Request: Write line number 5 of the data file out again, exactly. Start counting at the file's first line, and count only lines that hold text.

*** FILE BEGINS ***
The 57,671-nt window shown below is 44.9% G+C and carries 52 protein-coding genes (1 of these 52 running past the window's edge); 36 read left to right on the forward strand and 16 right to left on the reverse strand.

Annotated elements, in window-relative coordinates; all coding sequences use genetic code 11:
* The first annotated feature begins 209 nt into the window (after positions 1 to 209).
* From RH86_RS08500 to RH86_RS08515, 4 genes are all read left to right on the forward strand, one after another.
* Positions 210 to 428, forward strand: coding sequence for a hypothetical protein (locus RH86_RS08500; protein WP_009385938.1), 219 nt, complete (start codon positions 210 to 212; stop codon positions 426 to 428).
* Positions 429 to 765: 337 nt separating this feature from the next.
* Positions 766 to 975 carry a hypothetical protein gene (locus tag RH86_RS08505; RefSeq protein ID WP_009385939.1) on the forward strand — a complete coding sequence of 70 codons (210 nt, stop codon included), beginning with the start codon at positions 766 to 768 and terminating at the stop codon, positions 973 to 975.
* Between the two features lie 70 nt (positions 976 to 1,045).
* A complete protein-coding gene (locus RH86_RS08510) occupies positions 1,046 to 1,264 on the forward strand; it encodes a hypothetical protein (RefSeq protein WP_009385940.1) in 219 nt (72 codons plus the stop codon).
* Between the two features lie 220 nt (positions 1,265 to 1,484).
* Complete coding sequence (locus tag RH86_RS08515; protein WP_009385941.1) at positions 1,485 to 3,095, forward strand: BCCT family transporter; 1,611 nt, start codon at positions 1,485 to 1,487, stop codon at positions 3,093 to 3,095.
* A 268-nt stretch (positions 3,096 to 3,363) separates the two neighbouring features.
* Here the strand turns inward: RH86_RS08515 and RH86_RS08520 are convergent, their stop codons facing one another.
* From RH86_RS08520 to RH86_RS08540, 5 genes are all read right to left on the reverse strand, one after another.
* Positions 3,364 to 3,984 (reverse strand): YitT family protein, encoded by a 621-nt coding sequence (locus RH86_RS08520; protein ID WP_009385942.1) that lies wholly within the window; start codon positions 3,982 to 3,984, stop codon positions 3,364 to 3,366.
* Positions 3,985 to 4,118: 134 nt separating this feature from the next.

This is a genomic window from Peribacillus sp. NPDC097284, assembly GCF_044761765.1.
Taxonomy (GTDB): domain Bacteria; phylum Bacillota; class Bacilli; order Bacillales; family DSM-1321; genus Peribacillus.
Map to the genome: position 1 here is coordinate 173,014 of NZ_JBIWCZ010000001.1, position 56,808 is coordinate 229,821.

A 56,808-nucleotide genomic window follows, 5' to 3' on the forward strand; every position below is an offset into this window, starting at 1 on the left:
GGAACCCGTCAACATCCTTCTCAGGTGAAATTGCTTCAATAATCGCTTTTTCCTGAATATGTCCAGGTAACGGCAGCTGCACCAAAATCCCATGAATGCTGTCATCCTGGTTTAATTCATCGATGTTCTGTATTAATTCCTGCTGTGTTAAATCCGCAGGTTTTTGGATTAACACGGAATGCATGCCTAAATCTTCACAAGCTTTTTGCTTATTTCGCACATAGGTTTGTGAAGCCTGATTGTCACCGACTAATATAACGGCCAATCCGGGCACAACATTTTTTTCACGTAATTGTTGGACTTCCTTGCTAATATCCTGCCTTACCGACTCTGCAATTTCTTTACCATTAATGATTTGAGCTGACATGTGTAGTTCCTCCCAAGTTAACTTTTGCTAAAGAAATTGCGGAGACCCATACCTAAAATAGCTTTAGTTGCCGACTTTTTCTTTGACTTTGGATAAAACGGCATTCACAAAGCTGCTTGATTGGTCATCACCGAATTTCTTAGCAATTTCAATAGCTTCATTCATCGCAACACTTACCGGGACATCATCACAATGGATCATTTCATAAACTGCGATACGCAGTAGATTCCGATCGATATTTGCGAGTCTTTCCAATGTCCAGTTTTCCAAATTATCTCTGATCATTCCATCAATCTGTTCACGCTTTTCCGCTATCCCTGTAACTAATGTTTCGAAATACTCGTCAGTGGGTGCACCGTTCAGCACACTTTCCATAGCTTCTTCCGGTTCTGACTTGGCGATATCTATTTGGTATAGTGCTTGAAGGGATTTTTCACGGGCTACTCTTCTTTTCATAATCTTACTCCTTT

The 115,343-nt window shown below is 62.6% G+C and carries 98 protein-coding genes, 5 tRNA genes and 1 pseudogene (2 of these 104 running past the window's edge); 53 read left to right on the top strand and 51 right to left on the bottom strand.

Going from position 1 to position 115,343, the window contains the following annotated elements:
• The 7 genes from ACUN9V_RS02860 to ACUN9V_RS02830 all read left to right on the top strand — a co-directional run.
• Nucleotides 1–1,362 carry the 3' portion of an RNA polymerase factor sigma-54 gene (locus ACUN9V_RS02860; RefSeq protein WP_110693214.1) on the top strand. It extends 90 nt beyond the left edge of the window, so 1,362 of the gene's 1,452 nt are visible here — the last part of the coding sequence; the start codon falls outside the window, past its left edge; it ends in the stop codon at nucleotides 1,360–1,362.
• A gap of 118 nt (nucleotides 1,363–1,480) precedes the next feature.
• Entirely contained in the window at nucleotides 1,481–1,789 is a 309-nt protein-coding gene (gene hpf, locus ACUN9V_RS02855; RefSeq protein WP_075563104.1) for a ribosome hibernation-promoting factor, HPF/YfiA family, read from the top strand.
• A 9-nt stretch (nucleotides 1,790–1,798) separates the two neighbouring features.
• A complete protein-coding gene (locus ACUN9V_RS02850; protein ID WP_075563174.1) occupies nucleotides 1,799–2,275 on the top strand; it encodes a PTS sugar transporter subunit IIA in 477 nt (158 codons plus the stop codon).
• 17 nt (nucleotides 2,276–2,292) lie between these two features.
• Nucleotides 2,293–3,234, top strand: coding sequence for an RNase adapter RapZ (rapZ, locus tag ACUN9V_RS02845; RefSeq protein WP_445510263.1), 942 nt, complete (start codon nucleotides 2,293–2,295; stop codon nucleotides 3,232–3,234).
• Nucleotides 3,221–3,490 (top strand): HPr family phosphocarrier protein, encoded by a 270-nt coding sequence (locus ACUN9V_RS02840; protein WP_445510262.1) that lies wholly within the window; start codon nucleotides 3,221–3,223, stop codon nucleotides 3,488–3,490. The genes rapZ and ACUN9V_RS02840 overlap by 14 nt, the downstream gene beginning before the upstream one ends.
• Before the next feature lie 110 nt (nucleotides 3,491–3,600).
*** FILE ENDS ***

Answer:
* Positions 210 to 428, forward strand: coding sequence for a hypothetical protein (locus RH86_RS08500; protein WP_009385938.1), 219 nt, complete (start codon positions 210 to 212; stop codon positions 426 to 428).